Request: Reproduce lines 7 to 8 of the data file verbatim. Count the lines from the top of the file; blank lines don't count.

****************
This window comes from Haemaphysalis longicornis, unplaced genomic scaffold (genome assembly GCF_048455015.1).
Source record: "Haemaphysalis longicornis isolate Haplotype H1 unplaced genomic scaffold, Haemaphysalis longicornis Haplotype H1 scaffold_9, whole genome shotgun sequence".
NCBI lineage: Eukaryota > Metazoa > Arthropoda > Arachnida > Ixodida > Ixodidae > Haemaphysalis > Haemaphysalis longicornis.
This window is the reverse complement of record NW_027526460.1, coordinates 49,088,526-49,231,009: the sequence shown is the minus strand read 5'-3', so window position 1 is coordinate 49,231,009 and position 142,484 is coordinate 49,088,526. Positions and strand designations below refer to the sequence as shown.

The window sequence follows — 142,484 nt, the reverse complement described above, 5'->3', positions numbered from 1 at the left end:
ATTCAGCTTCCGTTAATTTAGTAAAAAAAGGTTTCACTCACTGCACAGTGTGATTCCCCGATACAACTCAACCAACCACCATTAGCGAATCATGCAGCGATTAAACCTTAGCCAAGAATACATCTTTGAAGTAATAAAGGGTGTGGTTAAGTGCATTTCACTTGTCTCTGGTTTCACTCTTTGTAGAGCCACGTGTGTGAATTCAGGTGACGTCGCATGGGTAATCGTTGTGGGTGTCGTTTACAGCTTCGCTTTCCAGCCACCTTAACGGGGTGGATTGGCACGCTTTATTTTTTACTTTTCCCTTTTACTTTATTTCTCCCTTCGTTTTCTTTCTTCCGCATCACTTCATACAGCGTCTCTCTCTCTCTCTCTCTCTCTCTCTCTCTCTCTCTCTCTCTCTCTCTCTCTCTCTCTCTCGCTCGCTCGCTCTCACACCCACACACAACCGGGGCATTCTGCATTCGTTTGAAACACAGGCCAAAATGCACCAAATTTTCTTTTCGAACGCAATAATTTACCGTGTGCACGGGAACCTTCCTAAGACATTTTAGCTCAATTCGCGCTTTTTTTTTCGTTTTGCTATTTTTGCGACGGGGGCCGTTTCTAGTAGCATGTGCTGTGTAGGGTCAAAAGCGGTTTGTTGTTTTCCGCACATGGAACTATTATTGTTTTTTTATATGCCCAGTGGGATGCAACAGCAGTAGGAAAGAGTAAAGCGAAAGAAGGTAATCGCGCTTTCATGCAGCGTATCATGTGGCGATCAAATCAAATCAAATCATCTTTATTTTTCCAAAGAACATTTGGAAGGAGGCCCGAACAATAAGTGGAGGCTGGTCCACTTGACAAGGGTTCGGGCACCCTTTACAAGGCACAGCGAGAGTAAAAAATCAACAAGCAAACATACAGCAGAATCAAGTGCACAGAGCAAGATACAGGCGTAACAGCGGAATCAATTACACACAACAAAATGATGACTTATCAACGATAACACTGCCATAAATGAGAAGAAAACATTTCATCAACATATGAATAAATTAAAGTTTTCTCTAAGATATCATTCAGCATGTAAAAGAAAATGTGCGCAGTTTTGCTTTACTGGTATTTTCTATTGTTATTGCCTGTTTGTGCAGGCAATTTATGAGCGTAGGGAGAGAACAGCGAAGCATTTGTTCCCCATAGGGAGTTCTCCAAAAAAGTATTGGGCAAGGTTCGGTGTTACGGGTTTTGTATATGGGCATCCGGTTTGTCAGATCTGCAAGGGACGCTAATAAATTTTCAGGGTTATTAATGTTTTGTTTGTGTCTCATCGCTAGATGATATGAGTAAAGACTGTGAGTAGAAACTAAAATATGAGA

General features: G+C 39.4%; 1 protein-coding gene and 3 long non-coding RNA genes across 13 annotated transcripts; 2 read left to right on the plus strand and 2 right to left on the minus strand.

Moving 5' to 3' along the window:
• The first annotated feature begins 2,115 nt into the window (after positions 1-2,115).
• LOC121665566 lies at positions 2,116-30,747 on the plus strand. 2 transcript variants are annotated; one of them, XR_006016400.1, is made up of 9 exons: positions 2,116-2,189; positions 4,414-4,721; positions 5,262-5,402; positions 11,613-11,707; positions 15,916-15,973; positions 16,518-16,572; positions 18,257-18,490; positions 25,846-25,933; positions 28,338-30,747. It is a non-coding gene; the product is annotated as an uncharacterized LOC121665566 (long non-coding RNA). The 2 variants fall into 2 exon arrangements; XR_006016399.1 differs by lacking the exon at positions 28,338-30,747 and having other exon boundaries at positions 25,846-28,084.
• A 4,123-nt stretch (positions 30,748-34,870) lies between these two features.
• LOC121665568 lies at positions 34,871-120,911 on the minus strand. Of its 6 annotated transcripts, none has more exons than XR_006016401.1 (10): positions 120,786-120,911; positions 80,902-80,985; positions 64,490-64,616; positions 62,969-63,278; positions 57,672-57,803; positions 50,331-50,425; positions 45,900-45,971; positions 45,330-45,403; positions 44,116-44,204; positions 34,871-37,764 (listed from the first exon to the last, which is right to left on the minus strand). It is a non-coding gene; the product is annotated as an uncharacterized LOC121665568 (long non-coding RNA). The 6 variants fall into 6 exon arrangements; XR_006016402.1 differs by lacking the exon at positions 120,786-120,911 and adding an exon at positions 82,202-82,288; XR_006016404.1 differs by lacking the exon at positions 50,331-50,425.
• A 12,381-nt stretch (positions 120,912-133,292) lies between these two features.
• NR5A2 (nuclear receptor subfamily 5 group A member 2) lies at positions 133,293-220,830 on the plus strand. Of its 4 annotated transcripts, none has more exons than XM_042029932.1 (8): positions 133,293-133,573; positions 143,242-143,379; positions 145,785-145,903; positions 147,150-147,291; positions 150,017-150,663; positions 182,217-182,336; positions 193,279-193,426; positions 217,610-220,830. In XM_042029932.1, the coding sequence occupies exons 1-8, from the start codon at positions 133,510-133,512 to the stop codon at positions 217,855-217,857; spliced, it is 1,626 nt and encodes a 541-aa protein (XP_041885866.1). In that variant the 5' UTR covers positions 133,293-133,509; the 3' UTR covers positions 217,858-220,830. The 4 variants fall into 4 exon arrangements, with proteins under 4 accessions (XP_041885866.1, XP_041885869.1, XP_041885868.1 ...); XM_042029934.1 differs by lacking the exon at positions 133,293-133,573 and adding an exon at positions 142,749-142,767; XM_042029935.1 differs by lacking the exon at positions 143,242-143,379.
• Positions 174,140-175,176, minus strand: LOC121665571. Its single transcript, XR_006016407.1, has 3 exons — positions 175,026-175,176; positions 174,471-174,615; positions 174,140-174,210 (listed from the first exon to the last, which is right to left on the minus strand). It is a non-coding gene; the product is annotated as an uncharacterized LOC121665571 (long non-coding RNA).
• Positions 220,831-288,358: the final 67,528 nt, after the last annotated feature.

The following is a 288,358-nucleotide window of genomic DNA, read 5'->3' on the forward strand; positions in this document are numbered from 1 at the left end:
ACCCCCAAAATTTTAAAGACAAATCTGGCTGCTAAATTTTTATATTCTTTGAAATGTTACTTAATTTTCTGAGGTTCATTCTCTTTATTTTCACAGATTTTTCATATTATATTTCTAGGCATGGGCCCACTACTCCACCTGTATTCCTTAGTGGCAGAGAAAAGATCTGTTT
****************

General features: G+C 39.4%; 1 protein-coding gene and 3 long non-coding RNA genes across 13 annotated transcripts; 2 read left to right on the plus strand and 2 right to left on the minus strand.

Moving 5' to 3' along the window: